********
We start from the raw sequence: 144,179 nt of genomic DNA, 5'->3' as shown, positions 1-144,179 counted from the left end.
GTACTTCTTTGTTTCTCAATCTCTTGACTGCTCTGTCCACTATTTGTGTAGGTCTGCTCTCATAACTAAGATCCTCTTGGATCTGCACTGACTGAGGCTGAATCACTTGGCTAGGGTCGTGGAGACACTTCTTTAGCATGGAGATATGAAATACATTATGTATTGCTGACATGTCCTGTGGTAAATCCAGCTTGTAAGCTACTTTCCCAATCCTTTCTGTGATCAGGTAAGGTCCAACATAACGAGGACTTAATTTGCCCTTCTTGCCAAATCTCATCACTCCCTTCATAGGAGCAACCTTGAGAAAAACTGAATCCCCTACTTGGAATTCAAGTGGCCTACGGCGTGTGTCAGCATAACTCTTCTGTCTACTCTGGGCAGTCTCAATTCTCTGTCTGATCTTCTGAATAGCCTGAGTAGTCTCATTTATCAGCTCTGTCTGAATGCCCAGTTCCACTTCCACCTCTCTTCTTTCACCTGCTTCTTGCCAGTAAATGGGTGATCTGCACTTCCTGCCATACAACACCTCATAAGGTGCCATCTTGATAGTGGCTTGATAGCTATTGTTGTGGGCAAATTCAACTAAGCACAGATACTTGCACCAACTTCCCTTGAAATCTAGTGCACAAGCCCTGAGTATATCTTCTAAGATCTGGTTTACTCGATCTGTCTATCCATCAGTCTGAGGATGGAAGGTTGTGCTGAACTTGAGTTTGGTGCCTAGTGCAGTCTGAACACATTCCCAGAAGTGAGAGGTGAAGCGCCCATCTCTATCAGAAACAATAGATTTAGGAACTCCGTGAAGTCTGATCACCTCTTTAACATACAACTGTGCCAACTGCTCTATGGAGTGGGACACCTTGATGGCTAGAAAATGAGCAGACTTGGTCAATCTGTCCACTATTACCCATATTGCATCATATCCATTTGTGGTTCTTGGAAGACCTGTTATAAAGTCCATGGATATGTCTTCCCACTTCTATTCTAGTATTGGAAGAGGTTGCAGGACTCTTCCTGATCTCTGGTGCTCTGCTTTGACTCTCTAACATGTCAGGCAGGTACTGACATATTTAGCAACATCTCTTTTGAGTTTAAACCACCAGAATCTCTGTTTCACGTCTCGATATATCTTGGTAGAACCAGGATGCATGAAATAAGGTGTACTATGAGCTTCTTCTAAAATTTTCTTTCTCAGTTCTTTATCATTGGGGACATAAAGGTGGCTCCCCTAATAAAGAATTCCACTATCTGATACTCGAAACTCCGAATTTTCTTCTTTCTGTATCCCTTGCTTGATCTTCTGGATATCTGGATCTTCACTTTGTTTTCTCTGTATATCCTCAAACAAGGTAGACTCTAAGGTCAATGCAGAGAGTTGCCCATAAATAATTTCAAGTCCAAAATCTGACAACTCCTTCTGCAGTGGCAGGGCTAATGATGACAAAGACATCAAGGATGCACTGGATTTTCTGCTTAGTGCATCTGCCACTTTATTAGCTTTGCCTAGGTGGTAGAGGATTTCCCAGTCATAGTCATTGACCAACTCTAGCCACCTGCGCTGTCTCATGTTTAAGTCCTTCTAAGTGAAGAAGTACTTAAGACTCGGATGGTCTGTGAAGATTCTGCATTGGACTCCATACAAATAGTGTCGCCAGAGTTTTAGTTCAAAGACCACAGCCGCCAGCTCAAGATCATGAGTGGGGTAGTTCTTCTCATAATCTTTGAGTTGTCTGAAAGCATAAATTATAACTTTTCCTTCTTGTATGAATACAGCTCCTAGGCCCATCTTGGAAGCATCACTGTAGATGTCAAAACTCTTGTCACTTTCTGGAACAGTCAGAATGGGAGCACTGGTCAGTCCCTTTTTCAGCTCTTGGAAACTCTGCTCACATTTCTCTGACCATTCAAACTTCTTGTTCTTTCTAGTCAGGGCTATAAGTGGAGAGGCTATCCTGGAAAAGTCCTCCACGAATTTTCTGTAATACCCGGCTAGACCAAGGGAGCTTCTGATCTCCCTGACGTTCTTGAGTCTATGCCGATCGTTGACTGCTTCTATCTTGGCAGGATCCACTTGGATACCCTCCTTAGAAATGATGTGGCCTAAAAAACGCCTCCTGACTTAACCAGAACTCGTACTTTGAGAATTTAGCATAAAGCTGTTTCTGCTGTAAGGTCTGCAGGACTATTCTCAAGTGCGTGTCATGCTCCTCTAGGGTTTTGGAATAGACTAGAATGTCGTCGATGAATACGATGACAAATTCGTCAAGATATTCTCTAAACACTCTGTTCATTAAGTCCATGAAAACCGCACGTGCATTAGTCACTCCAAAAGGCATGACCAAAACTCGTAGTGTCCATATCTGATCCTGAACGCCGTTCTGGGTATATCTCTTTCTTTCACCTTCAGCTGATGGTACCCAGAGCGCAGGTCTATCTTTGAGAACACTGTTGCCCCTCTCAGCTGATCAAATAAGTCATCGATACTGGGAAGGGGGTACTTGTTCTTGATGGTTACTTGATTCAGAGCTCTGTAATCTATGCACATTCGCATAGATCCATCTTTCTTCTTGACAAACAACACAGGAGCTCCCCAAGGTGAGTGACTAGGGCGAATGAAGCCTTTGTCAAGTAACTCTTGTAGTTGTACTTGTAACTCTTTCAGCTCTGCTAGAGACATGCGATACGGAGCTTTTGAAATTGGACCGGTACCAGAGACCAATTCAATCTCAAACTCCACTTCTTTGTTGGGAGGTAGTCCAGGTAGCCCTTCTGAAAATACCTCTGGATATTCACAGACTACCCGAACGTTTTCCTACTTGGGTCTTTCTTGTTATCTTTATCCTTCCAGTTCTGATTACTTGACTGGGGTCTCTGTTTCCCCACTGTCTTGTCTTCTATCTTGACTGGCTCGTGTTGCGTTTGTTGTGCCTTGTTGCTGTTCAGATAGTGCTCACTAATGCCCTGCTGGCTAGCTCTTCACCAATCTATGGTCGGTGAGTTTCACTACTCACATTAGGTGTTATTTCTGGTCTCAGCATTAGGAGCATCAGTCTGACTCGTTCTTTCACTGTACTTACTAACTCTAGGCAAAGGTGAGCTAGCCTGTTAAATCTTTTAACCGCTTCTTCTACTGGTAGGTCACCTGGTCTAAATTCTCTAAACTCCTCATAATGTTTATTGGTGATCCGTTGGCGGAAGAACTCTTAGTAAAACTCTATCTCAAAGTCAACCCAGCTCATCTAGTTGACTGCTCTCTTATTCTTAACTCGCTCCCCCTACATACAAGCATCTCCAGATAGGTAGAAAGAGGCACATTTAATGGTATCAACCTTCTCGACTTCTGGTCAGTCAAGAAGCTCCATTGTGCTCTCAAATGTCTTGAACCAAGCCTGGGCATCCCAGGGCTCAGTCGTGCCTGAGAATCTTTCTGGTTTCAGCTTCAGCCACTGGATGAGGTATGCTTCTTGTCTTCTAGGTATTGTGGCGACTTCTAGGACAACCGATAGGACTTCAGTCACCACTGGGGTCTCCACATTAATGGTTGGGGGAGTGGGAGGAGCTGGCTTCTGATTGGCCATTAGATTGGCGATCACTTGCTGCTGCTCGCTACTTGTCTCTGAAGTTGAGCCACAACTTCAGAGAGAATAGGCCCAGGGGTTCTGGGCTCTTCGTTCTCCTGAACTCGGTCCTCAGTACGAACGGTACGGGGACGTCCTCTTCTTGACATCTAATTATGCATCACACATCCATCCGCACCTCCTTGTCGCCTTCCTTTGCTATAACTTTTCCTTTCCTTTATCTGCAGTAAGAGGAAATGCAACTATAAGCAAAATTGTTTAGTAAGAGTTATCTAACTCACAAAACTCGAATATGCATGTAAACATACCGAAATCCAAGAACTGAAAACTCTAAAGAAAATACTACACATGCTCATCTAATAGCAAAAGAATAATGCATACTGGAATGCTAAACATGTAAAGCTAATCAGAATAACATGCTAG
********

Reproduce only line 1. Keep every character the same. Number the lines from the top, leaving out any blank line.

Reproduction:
We start from the raw sequence: 144,179 nt of genomic DNA, 5'->3' as shown, positions 1-144,179 counted from the left end.